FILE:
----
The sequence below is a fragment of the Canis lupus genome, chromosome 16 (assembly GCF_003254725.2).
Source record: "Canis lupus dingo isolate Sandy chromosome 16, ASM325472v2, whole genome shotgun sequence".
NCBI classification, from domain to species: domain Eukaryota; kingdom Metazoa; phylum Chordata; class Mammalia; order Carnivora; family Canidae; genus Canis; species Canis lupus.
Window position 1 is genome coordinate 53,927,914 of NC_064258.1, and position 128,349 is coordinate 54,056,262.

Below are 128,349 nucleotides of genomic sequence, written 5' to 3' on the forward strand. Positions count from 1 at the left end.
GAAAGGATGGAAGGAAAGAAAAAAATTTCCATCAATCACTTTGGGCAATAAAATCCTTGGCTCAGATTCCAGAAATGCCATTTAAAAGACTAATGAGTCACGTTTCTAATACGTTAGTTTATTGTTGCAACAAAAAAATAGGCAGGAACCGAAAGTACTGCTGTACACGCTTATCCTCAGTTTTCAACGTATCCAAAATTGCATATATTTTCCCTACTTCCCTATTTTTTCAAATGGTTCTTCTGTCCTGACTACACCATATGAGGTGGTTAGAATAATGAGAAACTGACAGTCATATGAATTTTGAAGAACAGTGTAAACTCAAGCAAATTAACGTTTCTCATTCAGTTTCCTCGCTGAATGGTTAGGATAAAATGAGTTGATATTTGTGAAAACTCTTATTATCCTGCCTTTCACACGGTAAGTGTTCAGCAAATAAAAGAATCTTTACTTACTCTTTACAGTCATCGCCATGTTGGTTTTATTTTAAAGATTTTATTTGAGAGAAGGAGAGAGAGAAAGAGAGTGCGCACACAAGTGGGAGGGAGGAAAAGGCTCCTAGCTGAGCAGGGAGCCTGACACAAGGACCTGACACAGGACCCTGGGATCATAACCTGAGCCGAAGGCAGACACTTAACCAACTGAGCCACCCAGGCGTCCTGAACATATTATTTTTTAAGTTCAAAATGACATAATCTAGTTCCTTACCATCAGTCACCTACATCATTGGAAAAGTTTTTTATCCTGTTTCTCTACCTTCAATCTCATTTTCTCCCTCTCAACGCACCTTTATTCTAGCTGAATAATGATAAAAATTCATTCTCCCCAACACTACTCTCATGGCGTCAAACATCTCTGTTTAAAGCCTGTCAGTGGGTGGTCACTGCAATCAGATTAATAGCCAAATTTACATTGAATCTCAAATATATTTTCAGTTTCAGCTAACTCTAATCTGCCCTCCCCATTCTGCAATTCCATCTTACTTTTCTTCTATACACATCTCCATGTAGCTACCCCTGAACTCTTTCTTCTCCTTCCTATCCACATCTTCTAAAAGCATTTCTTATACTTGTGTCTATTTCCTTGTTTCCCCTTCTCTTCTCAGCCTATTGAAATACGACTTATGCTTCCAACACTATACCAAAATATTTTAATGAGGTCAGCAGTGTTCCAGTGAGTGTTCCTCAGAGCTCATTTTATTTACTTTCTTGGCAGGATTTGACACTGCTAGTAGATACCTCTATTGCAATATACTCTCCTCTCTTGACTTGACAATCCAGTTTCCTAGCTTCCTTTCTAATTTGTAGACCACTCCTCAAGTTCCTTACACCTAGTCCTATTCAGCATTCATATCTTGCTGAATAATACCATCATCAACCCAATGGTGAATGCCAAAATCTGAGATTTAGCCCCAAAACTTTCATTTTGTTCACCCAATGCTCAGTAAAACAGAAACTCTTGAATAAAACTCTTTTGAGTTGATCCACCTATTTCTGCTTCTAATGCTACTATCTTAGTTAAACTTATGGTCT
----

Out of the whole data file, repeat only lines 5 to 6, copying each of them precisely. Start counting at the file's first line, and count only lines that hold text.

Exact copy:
Below are 128,349 nucleotides of genomic sequence, written 5' to 3' on the forward strand. Positions count from 1 at the left end.
GAAAGGATGGAAGGAAAGAAAAAAATTTCCATCAATCACTTTGGGCAATAAAATCCTTGGCTCAGATTCCAGAAATGCCATTTAAAAGACTAATGAGTCACGTTTCTAATACGTTAGTTTATTGTTGCAACAAAAAAATAGGCAGGAACCGAAAGTACTGCTGTACACGCTTATCCTCAGTTTTCAACGTATCCAAAATTGCATATATTTTCCCTACTTCCCTATTTTTTCAAATGGTTCTTCTGTCCTGACTACACCATATGAGGTGGTTAGAATAATGAGAAACTGACAGTCATATGAATTTTGAAGAACAGTGTAAACTCAAGCAAATTAACGTTTCTCATTCAGTTTCCTCGCTGAATGGTTAGGATAAAATGAGTTGATATTTGTGAAAACTCTTATTATCCTGCCTTTCACACGGTAAGTGTTCAGCAAATAAAAGAATCTTTACTTACTCTTTACAGTCATCGCCATGTTGGTTTTATTTTAAAGATTTTATTTGAGAGAAGGAGAGAGAGAAAGAGAGTGCGCACACAAGTGGGAGGGAGGAAAAGGCTCCTAGCTGAGCAGGGAGCCTGACACAAGGACCTGACACAGGACCCTGGGATCATAACCTGAGCCGAAGGCAGACACTTAACCAACTGAGCCACCCAGGCGTCCTGAACATATTATTTTTTAAGTTCAAAATGACATAATCTAGTTCCTTACCATCAGTCACCTACATCATTGGAAAAGTTTTTTATCCTGTTTCTCTACCTTCAATCTCATTTTCTCCCTCTCAACGCACCTTTATTCTAGCTGAATAATGATAAAAATTCATTCTCCCCAACACTACTCTCATGGCGTCAAACATCTCTGTTTAAAGCCTGTCAGTGGGTGGTCACTGCAATCAGATTAATAGCCAAATTTACATTGAATCTCAAATATATTTTCAGTTTCAGCTAACTCTAATCTGCCCTCCCCATTCTGCAATTCCATCTTACTTTTCTTCTATACACATCTCCATGTAGCTACCCCTGAACTCTTTCTTCTCCTTCCTATCCACATCTTCTAAAAGCATTTCTTATACTTGTGTCTATTTCCTTGTTTCCCCTTCTCTTCTCAGCCTATTGAAATACGACTTATGCTTCCAACACTATACCAAAATATTTTAATGAGGTCAGCAGTGTTCCAGTGAGTGTTCCTCAGAGCTCATTTTATTTACTTTCTTGGCAGGATTTGACACTGCTAGTAGATACCTCTATTGCAATATACTCTCCTCTCTTGACTTGACAATCCAGTTTCCTAGCTTCCTTTCTAATTTGTAGACCACTCCTCAAGTTCCTTACACCTAGTCCTATTCAGCATTCATATCTTGCTGAATAATACCATCATCAACCCAATGGTGAATGCCAAAATCTGAGATTTAGCCCCAAAACTTTCATTTTGTTCACCCAATGCTCAGTAAAACAGAAACTCTTGAATAAAACTCTTTTGAGTTGATCCACCTATTTCTGCTTCTAATGCTACTATCTTAGTTAAACTTATGGTCT